But at the same time, OH MY &@#)*(#@ GOD, that is an expensive warrantee. If the seller expects to make a $700 profit (a HUGE profit margin, BTW), they are assuming your car is expected to pay out $4k in covered repairs in the next 50k miles: this doesn’t even include all the stuff they weasel out of paying for.

    Compare with the Honda extended warantee when I got my used S2000 for the same sort of duration: that was a little over $1K, and I think they overcharged…

    Basically, the warantee company is saying: “You WILL pay for $4k+ in repairs over the next 50k miles, and probably considerably more because we are remarkably good at weaseling out of paying for things”.

    This is bad, bad bad bad bad. This is the warantee company saying “Hey, you should probably sell this and get a more reliable vehicle instead. Like, oh, say, a Yugo or Trabant”.

    • 0 avatar

      Per a friend in the biz, the dealership gets 25-50% of the price of the warranty on these things. So that means they are expecting to pay out something less than 1/2 of the price.

      I find it rather difficult to get excited over $4-5K in repairs over 50K miles on an *$55K* car. He lost more than that in depreciation when he drove it off the lot. Maintenance and repairs are rounding error by comparison. You will spend way more than that on gas over 50K miles. And chances are, it won’t be anywhere near that much in covered repairs anyway.

    • 0 avatar

      Omgz, it’s warranty. Spelled in the article several times for you.

  • avatar

    $4700!!!!!!!!! Holy crap, there are alot of used cars I could get for that price to last that same amount of time.

  • avatar

    My extended warranty consists of at least one additional car and a well-stocked tool chest.

  • avatar
    White Shadow

    Late model Audis are fairly reliable vehicles. I own a 2011 Audi and my factory warranty is due to expire next year…but I don’t really care. I’m not buy an extended warranty. If something goes wrong, I’ll either fix it myself or pay someone else to fix it for me if need be.

    Most people never recoup the money they spent on a warranty. That’s a fact!

    • 0 avatar

      If something goes wrong, I’ll either fix it myself or pay someone else to fix it for me if need be.

      An accurate description of how all broken objects become fixed.

  • avatar


    I thought those Extendo-Warranties were scams.

    Here in St. Louis, we are home to one of the largest third party warranty scams ever created (Google search U.S. Fidelis, Atkinson Brothers for an entertaining read).

    They also built one of the largest homes in the state, IIRC.

    Since then, lol, just say no to extended warranties.

    But go ahead and jump in if you’d like. I think I’ll just sit on the sidelines and watch how that “program” works out for you :)

  • avatar

    To the original poster:

    I disagree with most of the posts above.
    I have an A6 Avant.
    Get the extended warranty directly from Audi.
    Shop around and get multiple bids, you can even buy it from out of state dealer.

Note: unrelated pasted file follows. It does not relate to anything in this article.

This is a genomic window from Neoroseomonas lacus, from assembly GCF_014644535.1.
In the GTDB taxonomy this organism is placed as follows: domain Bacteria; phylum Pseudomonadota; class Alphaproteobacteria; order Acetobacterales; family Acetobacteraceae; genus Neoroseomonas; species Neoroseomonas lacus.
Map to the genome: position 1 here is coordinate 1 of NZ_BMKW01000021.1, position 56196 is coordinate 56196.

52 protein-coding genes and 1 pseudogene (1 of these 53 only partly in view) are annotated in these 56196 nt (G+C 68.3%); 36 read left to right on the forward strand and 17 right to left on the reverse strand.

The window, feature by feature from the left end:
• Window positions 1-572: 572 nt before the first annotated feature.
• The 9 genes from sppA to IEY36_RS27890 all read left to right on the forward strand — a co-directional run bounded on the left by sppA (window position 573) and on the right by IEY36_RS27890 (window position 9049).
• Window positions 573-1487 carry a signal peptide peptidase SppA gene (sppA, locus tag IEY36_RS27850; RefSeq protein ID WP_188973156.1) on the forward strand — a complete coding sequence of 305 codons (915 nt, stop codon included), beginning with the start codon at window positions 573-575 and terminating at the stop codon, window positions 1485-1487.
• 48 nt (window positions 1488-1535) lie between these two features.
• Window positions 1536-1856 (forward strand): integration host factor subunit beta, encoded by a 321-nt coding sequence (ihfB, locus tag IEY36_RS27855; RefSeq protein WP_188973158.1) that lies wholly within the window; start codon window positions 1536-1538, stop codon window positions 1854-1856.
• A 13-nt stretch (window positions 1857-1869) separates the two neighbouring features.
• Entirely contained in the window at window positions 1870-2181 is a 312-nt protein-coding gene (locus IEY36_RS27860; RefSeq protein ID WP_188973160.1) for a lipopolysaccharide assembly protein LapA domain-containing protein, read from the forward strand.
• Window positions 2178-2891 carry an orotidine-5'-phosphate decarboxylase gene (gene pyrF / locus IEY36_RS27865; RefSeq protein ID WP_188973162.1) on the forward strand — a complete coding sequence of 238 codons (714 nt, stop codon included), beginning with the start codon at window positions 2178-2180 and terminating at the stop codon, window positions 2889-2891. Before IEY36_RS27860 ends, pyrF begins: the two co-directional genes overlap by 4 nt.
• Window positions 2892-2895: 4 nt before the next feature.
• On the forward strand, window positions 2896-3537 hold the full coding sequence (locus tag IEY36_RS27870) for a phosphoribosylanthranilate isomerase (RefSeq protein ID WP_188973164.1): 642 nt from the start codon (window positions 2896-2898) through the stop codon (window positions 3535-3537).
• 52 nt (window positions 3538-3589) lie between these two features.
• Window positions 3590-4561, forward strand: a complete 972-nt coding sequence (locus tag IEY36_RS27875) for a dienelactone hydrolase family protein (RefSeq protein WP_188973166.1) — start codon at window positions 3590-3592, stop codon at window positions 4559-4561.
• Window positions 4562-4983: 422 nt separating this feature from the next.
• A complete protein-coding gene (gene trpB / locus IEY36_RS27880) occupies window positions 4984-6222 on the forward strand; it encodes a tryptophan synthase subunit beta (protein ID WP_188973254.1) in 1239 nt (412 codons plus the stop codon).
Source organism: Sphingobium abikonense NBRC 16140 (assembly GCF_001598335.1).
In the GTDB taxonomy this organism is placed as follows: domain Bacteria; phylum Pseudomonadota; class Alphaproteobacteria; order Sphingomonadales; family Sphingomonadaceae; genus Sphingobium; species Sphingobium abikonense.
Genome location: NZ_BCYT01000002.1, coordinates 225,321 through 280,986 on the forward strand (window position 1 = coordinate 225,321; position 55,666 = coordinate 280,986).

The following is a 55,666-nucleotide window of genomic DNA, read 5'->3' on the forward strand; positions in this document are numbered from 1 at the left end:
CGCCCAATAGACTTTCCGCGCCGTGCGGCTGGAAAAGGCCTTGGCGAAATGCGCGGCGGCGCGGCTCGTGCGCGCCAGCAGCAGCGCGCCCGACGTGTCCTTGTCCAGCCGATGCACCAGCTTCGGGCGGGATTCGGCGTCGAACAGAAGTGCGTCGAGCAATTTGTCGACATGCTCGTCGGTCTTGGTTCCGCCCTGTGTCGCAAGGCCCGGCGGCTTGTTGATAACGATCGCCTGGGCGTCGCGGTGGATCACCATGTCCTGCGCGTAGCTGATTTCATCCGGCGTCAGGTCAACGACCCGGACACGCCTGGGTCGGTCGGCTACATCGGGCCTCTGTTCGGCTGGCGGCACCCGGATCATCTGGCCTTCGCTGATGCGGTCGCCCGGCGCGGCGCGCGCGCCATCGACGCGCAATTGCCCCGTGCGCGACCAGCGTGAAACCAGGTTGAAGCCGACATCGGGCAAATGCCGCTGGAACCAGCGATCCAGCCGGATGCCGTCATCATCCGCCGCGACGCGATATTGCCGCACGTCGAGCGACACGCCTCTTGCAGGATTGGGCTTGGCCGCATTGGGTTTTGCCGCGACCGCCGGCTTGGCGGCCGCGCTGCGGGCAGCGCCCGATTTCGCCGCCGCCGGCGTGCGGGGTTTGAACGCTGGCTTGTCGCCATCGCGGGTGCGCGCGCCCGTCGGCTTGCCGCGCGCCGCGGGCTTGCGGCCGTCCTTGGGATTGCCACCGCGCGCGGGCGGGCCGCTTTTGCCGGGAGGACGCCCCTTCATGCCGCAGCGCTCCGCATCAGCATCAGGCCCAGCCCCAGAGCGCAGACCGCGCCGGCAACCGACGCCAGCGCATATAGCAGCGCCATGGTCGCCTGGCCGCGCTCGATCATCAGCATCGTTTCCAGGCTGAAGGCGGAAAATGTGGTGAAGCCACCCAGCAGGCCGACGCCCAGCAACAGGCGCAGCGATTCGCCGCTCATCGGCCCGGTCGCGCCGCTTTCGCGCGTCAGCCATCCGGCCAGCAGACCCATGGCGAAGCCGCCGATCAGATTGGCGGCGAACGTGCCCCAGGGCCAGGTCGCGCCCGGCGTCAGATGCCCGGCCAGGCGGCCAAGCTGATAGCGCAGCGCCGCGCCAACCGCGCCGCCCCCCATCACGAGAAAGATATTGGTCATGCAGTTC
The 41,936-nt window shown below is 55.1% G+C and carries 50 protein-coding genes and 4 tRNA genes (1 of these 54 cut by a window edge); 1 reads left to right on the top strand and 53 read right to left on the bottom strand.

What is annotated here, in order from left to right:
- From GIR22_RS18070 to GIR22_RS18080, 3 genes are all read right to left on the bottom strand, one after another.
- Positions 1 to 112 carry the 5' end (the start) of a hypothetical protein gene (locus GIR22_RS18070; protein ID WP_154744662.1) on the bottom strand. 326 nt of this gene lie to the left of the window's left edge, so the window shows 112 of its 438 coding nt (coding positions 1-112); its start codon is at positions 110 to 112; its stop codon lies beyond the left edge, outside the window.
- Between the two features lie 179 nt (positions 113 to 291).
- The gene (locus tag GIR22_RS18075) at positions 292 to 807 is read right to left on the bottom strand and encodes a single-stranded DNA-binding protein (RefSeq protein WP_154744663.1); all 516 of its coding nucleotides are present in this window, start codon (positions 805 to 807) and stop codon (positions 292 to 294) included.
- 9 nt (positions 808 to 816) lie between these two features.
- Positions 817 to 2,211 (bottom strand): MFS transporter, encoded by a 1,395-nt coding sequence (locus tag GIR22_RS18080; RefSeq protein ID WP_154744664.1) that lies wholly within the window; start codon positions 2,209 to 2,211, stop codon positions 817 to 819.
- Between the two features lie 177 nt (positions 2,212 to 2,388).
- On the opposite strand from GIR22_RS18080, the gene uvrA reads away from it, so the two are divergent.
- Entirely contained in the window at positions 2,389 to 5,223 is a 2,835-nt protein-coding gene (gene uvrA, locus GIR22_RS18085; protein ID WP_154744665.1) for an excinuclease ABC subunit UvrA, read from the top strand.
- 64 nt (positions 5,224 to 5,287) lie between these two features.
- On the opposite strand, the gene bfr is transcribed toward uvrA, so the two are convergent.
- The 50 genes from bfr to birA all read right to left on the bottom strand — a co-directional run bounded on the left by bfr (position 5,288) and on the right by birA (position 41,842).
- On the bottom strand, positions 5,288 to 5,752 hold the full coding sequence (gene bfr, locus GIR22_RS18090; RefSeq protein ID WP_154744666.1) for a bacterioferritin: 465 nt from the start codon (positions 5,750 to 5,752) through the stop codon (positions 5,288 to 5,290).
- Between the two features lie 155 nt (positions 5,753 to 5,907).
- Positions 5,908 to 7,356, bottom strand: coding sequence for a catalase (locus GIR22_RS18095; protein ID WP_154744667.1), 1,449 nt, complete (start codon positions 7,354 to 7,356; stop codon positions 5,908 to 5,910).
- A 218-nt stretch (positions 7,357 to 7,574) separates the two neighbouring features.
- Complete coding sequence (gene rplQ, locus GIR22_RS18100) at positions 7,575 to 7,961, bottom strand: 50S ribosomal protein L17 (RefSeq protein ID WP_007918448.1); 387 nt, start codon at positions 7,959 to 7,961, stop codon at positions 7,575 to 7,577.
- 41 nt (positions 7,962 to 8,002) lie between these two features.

You can probably save another $1000 off the price quoted, and it is worth the piece of mind. Because the company is well integrated with Audi, there is no hassle at the dealership, and it is a nice experience.
    Not to mention it is transferrable and will make selling the car easier…

  • avatar

    Hi Gang – I am the “Chris” mentioned in the article. So, I originally asked Sajeev about this a month and a half ago.

    To comment on a few items: Yes, my independent mechanic did recommend this warranty, and he is in no way connected to the company that I bought the warranty through. With that being said, I decided that the extended warranty would be worth it since I have had issues with the car.

    Since I’ve had my S5, it’s been to the dealer several times:
    1) Engine Control Module Failed
    2) Oil Pressure Light
    3) Engine Latch Sensor Failed
    4) Fuel Injectors Failed
    5) Carbon Cleaned from Intake Manifold

    I previously had a Porsche Cayman that needed a new transmission (talk about a holy wrath of god repair bill) which is what pushed me into the S5. (I really wish I had purchased another Cayman, but that is another story.) The dealers here in Texas wouldn’t sell the CPO warranty to me – only additional extended warranties. In retrospect, I should have bought a CPO car (again another story.)

    The other piece of information factoring into this is, in a couple weeks I am putting much of my liquid cash into a house and wanted to be covered while rebuilding my savings. I feel like I have made a whole host of bad decisions with buying this car, and was just hoping to cover myself.

    All in all – I love German cars – and will likely always own one.


    • 0 avatar

      Hi Chris… I’ll add this bit of information —

      I bought a used 1993 Mazda RX-7 FD back in 1999 or so. The car was bought from a used car dealer who specialized in that make and model. He had sold many and always recommended aftermarket insurance. I bought the insurance it turned out to be one of the best decisions I had ever made.